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Opinion: we need more names for ultramarathons

We use the name to describe anything longer than a traditional marathon, and it's time for the madness to stop

Photo by: Graeme Murray

The title of “ultramarathon” is overused. This term can be applied to anything over 42.2K, which is pretty ridiculous, if you think about it. That means that a 50K and a 250-miler fall under the same umbrella. Both are long and tough races, and if you finish either one or any distance in between the two, you should be proud of yourself. But let’s be honest, there’s a world of difference between a race that takes a few hours and one that lasts days. Here are a few reasons why the running community should consider changing the term ultramarathon so that it’s a little more specific. 

Photo: Instagram/Laura Szanto/The Golden Ultra

It’s too broad 

As we said, the title of ultramarathon is simply too broad and all-encompassing. We’ve compared the 50K to a 250-miler, but we can go even farther. A 500-miler is an ultra, too. So is a 1,000-kilometre race. There’s probably some story from Greek mythology in which an immortal being was punished for some heinous crime and sentenced to running for the rest of time.

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In that case, that god or goddess would technically be running an ultramarathon, since he or she went farther than 42.2K. We need to be able to distinguish between different distances in the world of ultrarunning. Yes, we can refer to races by their actual distances, but in the end, they will all be classified as ultras. (Legal disclaimer: in the case that the tale of the never-ending run is not already published, whether by the Greeks or anyone else, Canadian Running reserves any film or animation rights to the story.

Alissa St Laurent
Alissa St Laurent overseas at the Lesotho Ultra Trail race. Photo: Terence Vrugtman.

Sleep vs. no sleep 

In many ultramarathons, runners are on the course for days, and sleep becomes a factor. This throws an entirely new challenge into the mix, and racers are tasked with managing their energy and determining how far they can go without sleep. Then, when they decide they have to sleep, it’s a question of how long they should stop to rest. It’s a whole new game when sleep is involved, which is something that runners competing over 50K, 100K or even 100 miles don’t really need to worry about. Different games deserve different names.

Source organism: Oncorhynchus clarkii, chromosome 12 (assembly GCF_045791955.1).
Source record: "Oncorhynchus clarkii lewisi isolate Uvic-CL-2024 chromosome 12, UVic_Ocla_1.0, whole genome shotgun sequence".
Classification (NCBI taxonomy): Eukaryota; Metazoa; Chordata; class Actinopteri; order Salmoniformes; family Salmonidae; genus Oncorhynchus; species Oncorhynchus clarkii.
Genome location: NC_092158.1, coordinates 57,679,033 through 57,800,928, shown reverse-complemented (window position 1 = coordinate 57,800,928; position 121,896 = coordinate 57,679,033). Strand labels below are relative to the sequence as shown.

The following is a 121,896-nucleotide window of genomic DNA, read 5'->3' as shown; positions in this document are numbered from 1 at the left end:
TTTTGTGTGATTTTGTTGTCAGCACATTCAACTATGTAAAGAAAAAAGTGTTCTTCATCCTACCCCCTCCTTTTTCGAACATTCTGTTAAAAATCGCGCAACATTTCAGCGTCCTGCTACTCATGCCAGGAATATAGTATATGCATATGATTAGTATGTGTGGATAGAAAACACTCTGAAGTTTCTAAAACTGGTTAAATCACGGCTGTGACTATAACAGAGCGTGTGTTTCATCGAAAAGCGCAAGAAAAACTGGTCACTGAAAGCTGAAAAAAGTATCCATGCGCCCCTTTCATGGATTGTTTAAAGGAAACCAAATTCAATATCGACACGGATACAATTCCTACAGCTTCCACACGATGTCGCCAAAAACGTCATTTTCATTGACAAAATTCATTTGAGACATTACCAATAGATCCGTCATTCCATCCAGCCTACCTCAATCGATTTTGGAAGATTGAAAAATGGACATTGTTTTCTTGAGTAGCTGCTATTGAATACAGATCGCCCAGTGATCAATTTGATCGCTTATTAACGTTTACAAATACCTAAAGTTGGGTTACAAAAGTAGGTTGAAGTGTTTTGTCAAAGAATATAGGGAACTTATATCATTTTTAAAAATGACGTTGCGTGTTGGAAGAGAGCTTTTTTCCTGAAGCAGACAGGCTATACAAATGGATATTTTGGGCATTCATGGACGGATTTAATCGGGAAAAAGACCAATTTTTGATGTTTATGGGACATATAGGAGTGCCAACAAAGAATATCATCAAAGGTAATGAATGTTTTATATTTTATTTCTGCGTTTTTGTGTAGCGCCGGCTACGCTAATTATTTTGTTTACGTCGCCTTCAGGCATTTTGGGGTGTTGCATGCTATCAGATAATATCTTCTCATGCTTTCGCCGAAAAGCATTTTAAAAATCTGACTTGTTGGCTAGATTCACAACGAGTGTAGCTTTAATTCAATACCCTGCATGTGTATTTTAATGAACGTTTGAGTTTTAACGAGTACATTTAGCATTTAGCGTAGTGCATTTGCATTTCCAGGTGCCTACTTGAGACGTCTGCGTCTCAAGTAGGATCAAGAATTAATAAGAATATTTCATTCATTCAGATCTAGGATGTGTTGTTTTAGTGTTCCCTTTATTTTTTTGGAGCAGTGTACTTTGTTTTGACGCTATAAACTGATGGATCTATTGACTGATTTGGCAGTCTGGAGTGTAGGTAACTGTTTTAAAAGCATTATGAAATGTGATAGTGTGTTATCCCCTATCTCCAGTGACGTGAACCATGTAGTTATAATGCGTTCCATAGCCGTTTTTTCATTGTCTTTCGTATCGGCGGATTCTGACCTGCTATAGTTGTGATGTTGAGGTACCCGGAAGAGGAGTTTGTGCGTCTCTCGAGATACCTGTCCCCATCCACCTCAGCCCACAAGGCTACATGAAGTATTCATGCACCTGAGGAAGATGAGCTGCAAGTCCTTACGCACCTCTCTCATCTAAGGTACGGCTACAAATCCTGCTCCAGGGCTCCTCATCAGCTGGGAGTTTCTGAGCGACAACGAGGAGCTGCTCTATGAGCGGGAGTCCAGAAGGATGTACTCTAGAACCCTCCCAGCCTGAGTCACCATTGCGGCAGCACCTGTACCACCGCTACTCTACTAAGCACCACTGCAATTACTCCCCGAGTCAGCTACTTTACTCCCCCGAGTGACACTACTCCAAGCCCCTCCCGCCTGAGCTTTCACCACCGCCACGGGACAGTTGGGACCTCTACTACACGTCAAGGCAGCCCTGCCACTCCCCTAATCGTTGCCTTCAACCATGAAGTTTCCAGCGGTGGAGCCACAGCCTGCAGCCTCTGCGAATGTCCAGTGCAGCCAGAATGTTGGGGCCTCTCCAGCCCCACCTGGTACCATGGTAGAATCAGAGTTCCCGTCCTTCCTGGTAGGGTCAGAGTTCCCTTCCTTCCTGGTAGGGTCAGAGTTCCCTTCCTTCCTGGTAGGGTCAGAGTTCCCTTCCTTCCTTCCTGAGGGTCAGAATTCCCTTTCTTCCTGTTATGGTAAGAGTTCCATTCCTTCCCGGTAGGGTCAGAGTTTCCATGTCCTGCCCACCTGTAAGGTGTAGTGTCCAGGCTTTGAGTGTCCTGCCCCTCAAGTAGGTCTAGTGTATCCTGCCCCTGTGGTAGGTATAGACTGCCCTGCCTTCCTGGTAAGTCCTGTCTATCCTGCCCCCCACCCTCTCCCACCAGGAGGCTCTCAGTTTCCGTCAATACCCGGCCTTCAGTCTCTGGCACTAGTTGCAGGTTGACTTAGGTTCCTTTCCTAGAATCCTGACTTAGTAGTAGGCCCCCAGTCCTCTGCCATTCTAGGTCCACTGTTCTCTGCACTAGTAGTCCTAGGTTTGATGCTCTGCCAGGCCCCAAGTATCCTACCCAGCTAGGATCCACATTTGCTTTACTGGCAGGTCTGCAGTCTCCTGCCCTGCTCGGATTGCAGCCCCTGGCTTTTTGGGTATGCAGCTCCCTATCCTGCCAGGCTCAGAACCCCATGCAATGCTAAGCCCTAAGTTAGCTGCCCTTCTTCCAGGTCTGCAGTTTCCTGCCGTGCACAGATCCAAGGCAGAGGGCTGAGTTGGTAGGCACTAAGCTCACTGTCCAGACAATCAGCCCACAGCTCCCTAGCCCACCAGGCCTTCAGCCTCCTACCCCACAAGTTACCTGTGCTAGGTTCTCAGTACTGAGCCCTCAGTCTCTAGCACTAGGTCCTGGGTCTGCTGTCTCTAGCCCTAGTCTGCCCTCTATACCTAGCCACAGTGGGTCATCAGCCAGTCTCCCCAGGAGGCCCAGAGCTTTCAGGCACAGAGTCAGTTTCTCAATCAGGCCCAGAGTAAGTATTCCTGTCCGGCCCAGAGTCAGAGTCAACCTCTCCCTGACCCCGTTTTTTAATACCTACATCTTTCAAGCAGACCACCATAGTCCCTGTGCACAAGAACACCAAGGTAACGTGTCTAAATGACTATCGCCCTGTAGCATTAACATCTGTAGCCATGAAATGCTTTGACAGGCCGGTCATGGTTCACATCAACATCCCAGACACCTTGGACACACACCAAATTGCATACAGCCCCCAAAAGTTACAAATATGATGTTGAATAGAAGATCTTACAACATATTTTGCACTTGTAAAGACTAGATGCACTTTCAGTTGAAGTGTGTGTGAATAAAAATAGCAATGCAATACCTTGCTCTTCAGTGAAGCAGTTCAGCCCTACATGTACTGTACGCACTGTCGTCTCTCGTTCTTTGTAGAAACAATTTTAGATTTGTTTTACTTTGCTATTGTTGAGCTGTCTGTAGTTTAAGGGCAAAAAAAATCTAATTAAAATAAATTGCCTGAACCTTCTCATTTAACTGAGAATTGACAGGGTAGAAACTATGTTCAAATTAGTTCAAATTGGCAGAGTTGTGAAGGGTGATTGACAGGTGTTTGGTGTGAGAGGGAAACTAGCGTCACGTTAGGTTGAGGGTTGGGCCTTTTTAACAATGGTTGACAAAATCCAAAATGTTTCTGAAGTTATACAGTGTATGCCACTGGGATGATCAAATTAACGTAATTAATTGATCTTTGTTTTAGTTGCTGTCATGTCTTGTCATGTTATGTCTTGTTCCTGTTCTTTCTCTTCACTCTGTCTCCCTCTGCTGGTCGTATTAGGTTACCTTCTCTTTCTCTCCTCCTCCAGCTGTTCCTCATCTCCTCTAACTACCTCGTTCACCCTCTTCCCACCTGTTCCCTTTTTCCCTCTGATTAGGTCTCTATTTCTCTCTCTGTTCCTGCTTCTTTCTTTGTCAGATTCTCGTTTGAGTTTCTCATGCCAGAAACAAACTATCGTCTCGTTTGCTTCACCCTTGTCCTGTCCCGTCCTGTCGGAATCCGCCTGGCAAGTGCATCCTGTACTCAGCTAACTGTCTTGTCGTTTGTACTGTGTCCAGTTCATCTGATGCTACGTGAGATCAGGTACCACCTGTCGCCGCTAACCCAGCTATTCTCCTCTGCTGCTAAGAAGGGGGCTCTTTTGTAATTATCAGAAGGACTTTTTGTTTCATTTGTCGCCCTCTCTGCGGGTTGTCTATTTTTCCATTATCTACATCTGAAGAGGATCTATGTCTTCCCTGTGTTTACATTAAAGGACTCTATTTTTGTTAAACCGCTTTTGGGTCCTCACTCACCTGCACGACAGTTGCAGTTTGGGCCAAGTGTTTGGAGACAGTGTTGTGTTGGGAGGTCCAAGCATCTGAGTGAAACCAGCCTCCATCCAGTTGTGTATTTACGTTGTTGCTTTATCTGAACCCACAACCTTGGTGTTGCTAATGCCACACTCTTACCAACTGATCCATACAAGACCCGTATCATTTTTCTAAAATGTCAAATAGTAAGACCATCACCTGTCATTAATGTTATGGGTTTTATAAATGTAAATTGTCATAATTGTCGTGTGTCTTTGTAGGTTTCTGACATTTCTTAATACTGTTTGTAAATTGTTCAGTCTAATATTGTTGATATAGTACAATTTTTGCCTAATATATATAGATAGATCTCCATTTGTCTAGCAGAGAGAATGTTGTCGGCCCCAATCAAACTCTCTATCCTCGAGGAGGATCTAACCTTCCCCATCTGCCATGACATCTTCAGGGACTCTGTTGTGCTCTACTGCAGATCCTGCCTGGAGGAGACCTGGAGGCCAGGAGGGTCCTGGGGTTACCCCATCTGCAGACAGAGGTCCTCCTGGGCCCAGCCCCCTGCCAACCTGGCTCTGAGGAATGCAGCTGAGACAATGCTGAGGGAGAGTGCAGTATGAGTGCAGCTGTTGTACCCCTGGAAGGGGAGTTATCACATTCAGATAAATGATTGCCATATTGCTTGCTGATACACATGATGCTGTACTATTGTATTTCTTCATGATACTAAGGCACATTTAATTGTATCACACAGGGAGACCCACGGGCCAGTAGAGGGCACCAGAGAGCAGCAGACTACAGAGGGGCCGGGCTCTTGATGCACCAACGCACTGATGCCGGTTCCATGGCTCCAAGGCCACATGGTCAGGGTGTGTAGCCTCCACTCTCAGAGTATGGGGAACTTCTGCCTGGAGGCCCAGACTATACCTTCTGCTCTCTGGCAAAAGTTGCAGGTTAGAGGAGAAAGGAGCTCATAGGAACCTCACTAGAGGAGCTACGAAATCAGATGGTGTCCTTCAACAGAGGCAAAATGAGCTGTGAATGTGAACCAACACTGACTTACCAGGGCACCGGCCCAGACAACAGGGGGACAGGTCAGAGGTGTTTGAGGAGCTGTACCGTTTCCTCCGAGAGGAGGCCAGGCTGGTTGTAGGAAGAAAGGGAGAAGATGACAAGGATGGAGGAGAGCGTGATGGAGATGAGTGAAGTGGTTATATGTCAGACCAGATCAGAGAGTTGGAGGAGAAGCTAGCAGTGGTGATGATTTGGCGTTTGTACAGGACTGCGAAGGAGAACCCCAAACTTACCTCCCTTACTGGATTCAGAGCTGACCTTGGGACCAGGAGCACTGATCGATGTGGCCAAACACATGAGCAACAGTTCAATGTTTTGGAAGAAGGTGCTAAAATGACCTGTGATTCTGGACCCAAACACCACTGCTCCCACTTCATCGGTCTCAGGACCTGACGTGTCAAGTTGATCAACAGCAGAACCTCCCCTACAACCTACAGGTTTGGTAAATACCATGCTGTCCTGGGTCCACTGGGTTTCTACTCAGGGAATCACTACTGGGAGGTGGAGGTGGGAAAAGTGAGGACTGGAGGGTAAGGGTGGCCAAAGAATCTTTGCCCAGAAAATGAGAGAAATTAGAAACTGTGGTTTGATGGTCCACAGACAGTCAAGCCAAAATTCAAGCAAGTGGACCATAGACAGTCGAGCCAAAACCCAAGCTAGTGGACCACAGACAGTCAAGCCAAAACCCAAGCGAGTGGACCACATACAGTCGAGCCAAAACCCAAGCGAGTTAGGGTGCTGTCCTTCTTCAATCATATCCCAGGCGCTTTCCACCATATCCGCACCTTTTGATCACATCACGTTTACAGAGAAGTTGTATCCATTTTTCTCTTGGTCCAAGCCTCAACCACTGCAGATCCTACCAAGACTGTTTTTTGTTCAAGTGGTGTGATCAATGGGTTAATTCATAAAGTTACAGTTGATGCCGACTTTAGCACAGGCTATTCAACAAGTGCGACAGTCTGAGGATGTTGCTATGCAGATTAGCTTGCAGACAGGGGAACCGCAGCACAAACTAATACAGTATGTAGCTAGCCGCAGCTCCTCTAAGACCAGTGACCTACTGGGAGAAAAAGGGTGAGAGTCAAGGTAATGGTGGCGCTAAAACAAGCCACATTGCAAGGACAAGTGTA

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Why no mini-marathon?

Calling everything beyond 42.2K an ultramarathon is like classifying anything under 42.2K as a “mini-marathon.” We would have three distinctions in running: mini-marathons, marathons and ultramarathons. Imagine how silly it would seem if Andre De Grasse said, “Yeah, I’m a mini-marathoner,” to Melissa Bishop-Nriagu, who would reply, “Oh, so am I. What distance do you prefer?” That would just be confusing. The 100m is vastly different from the 800m, and there’s only a difference of 700m between the two races. No one would accept that classification, but for some reason we’re all OK with the fact that a 50K falls under the same category as a race that’s five or even 10 times longer. 

Ultra-Trail du Mont Blanc
Photo: UTMB.

It takes away from the shorter races 

Lots of ultra events feature multiple race distances, meaning you could have a 50K race and a 100-miler on the same weekend. There have no doubt been so many instances in which runners who completed a shorter ultra have said something along the lines of, “I only did the 50K.” The words “only” and “50K” don’t belong in the same sentence. Running 50K is seriously impressive, but when it’s in the same category as 100-milers, it can be diminished. 

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The solution?

We need more titles. Ultras can refer to anything between a marathon and 100K. From 101K up to 100-milers, we can use the term “mega-marathon.” Races any farther can be “mega-ultras” or “ultra-megas,” depending on which you prefer personally. Finally, for the Greek being in the soon-to-be filmed blockbuster The Endless Marathon (produced by Canadian Running), the term “inifinathon” will be used.